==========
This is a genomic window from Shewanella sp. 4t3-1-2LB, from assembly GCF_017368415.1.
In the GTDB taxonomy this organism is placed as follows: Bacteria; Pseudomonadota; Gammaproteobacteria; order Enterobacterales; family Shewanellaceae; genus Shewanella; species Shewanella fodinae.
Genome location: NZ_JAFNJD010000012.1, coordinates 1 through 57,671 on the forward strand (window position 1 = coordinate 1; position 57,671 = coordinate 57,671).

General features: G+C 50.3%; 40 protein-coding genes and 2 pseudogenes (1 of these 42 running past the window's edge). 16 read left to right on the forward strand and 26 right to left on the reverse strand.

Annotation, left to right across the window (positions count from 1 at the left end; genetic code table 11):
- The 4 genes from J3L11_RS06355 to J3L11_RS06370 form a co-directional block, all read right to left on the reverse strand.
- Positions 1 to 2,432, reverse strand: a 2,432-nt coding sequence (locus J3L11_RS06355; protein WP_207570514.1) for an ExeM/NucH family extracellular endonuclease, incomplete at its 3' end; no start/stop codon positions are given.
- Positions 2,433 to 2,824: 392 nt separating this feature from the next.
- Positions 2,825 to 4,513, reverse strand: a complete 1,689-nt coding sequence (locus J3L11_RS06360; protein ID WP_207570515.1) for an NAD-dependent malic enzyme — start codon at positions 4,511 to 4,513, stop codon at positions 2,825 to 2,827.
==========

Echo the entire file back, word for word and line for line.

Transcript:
This is a genomic window from Shewanella sp. 4t3-1-2LB, from assembly GCF_017368415.1.
In the GTDB taxonomy this organism is placed as follows: Bacteria; Pseudomonadota; Gammaproteobacteria; order Enterobacterales; family Shewanellaceae; genus Shewanella; species Shewanella fodinae.
Genome location: NZ_JAFNJD010000012.1, coordinates 1 through 57,671 on the forward strand (window position 1 = coordinate 1; position 57,671 = coordinate 57,671).

General features: G+C 50.3%; 40 protein-coding genes and 2 pseudogenes (1 of these 42 running past the window's edge). 16 read left to right on the forward strand and 26 right to left on the reverse strand.

Annotation, left to right across the window (positions count from 1 at the left end; genetic code table 11):
- The 4 genes from J3L11_RS06355 to J3L11_RS06370 form a co-directional block, all read right to left on the reverse strand.
- Positions 1 to 2,432, reverse strand: a 2,432-nt coding sequence (locus J3L11_RS06355; protein WP_207570514.1) for an ExeM/NucH family extracellular endonuclease, incomplete at its 3' end; no start/stop codon positions are given.
- Positions 2,433 to 2,824: 392 nt separating this feature from the next.
- Positions 2,825 to 4,513, reverse strand: a complete 1,689-nt coding sequence (locus J3L11_RS06360; protein ID WP_207570515.1) for an NAD-dependent malic enzyme — start codon at positions 4,511 to 4,513, stop codon at positions 2,825 to 2,827.